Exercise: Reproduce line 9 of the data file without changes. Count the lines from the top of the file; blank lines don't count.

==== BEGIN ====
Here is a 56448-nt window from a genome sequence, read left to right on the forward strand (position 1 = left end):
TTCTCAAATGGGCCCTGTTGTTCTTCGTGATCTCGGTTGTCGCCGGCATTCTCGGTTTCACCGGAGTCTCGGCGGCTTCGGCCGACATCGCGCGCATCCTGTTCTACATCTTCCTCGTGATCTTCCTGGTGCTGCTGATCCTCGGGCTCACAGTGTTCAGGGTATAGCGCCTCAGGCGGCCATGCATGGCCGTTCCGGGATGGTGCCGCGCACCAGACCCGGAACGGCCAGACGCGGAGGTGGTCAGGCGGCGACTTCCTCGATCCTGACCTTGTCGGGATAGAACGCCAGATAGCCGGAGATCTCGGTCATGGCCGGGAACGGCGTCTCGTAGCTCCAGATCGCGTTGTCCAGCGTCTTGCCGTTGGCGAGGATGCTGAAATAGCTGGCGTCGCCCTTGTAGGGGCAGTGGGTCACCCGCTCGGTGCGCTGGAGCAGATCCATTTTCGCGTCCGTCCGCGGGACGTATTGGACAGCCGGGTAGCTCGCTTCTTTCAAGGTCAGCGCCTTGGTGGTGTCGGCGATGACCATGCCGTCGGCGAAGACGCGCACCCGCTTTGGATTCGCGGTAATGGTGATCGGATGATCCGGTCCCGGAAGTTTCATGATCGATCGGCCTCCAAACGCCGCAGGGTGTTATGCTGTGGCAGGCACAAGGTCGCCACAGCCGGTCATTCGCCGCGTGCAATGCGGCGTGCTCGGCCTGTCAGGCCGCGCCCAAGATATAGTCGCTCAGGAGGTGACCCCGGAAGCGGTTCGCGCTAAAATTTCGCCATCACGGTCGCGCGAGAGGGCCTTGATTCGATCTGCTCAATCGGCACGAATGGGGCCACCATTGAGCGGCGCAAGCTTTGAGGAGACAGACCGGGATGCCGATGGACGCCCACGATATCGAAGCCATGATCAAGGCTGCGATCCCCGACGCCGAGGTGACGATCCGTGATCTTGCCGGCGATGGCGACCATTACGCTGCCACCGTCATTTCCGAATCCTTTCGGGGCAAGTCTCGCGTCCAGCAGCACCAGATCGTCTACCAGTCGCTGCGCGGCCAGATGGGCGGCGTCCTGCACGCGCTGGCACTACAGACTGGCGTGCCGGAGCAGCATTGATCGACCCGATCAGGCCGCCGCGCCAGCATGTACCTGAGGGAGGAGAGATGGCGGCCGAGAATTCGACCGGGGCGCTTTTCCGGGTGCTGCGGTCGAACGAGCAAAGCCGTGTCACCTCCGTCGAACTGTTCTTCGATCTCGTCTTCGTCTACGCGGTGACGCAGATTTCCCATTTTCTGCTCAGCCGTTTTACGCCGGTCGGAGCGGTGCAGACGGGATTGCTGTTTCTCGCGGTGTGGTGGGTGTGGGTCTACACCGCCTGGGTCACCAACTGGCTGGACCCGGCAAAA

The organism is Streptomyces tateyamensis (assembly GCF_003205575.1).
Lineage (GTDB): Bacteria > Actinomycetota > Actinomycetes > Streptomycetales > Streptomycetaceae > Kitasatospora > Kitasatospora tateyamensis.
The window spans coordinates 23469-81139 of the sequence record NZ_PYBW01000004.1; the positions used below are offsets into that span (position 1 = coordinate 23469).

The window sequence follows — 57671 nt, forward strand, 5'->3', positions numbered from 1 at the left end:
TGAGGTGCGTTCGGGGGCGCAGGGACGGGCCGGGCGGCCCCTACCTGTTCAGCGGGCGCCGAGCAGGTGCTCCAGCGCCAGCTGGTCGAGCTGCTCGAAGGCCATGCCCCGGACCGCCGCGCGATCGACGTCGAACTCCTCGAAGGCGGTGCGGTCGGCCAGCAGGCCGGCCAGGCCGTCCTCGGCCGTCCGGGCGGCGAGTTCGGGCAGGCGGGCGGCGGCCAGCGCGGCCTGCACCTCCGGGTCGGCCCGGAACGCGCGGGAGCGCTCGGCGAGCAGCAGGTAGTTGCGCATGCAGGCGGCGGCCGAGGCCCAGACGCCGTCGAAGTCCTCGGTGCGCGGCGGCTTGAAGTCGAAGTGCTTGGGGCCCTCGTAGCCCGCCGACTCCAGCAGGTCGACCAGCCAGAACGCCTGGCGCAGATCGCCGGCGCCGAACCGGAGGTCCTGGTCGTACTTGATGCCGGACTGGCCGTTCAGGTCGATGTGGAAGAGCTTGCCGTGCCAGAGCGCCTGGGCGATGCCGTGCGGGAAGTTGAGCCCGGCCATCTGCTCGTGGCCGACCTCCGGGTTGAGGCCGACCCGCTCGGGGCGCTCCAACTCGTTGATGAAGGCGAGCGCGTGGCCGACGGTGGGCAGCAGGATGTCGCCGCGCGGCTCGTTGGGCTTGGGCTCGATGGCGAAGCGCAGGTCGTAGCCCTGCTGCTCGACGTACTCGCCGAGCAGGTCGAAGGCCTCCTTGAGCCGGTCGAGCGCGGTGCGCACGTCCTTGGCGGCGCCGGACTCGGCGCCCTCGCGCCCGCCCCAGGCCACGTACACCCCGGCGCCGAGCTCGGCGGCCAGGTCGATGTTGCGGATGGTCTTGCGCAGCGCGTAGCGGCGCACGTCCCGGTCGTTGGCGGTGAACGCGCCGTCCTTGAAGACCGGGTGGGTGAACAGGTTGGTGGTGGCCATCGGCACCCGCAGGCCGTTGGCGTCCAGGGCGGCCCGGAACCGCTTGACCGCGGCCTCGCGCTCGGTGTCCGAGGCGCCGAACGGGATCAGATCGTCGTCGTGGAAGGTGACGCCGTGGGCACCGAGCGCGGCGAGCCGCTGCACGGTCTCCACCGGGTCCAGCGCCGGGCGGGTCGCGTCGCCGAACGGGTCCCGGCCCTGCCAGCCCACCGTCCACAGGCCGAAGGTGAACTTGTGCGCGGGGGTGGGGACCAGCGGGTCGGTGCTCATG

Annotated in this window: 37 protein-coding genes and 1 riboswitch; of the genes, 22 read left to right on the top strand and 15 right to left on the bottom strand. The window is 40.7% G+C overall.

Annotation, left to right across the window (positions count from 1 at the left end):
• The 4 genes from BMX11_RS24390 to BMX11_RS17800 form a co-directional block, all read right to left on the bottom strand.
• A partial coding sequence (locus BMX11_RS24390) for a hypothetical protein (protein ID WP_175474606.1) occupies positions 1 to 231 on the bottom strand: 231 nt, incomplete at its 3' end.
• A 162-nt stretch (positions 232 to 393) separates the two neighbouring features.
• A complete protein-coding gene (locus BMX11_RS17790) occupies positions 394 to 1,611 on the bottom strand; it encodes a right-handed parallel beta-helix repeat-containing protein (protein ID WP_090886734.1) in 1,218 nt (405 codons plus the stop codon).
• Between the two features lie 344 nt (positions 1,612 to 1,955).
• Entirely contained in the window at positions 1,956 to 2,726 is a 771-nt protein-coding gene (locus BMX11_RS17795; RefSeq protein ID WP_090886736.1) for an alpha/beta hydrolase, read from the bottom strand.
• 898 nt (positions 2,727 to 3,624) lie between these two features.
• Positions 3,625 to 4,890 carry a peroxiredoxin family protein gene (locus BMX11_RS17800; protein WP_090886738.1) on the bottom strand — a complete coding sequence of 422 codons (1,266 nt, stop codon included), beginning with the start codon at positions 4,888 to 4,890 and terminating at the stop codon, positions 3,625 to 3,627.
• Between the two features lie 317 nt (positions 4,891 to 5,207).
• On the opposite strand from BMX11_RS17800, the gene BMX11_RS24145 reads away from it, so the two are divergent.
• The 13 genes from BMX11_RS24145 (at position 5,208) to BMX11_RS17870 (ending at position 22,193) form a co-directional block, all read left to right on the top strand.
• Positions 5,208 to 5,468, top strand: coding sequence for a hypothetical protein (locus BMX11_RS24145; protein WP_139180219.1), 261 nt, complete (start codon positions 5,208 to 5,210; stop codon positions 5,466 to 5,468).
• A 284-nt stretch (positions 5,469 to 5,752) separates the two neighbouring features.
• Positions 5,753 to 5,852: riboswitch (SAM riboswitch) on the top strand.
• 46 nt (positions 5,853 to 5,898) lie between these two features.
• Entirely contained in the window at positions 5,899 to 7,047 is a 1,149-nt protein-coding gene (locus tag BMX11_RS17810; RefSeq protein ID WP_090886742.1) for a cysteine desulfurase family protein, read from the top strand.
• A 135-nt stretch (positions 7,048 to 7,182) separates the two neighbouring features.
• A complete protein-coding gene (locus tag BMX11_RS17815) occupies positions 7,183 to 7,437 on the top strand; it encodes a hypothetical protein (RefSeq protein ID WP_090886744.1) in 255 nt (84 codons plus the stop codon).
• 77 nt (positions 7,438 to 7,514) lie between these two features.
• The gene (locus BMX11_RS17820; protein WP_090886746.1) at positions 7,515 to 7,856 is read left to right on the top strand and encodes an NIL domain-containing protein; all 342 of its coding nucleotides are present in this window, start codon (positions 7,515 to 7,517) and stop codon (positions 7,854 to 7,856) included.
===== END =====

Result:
Annotation, left to right across the window (positions count from 1 at the left end):